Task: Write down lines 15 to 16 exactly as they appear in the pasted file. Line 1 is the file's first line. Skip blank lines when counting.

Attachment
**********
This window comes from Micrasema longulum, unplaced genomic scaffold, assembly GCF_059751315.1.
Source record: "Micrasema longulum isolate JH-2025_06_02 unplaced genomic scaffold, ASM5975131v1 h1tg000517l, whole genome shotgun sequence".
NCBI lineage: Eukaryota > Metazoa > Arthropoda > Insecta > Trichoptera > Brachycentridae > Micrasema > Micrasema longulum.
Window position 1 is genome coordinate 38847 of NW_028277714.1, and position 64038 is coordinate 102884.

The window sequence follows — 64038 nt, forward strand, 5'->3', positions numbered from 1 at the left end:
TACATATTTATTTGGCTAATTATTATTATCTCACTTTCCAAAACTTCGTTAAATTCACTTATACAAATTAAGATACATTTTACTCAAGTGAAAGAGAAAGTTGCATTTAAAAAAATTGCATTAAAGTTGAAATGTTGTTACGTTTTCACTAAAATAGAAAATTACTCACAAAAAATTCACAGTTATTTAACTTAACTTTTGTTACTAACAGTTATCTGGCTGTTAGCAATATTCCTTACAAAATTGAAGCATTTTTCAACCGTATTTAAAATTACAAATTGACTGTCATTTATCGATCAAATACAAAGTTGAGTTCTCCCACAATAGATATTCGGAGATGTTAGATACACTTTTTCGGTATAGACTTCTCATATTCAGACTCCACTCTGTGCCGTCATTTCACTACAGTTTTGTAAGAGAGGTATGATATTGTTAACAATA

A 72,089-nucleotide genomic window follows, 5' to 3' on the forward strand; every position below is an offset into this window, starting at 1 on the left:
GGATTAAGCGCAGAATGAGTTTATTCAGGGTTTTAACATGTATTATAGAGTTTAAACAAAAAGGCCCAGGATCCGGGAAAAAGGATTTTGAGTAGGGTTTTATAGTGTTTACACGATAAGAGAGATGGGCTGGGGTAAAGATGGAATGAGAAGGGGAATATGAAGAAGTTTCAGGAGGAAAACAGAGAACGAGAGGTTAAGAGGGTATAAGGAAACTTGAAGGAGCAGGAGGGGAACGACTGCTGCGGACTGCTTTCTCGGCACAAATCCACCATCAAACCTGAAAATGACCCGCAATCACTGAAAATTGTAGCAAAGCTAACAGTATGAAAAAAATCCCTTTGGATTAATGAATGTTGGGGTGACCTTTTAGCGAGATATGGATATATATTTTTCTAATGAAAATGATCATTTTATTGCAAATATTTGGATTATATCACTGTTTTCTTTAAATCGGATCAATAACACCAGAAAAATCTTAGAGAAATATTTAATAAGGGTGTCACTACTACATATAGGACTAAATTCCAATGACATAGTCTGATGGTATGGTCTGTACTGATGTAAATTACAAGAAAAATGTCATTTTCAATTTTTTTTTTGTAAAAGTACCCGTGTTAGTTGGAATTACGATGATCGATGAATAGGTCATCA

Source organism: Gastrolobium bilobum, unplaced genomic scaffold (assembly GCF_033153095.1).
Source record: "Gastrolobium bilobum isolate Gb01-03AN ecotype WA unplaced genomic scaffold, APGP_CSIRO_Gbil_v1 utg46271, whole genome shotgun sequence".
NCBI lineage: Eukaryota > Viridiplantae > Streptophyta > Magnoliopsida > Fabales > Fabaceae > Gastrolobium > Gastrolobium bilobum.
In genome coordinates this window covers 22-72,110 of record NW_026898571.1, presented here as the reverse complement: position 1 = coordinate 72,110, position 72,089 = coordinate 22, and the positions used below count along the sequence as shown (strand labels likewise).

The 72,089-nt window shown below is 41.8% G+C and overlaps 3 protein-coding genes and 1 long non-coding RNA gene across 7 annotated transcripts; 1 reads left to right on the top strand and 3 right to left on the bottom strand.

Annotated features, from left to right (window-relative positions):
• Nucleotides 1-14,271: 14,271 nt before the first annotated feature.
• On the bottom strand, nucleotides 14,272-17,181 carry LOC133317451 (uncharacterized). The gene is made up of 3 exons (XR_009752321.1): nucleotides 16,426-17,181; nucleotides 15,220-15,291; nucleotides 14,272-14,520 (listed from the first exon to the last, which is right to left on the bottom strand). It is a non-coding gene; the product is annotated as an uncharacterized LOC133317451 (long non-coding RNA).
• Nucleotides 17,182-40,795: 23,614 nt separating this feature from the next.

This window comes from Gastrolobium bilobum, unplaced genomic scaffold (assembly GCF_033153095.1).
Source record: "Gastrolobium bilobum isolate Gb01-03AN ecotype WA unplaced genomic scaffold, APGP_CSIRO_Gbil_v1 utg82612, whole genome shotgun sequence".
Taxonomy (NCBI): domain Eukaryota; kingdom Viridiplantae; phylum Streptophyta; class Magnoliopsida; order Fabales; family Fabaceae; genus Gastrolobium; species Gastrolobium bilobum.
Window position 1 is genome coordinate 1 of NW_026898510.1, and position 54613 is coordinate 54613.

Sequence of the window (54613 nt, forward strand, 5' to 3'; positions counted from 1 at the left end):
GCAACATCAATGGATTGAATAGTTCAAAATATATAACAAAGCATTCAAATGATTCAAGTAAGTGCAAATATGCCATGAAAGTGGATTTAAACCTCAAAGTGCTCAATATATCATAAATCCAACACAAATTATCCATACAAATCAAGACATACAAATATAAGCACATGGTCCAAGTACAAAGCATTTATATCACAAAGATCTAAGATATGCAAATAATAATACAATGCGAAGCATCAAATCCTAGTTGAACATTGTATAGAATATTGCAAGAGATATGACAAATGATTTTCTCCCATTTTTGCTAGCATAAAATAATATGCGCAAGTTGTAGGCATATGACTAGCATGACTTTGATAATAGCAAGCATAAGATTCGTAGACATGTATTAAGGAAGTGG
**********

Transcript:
• Nucleotides 1-14,271: 14,271 nt before the first annotated feature.
• On the bottom strand, nucleotides 14,272-17,181 carry LOC133317451 (uncharacterized). The gene is made up of 3 exons (XR_009752321.1): nucleotides 16,426-17,181; nucleotides 15,220-15,291; nucleotides 14,272-14,520 (listed from the first exon to the last, which is right to left on the bottom strand). It is a non-coding gene; the product is annotated as an uncharacterized LOC133317451 (long non-coding RNA).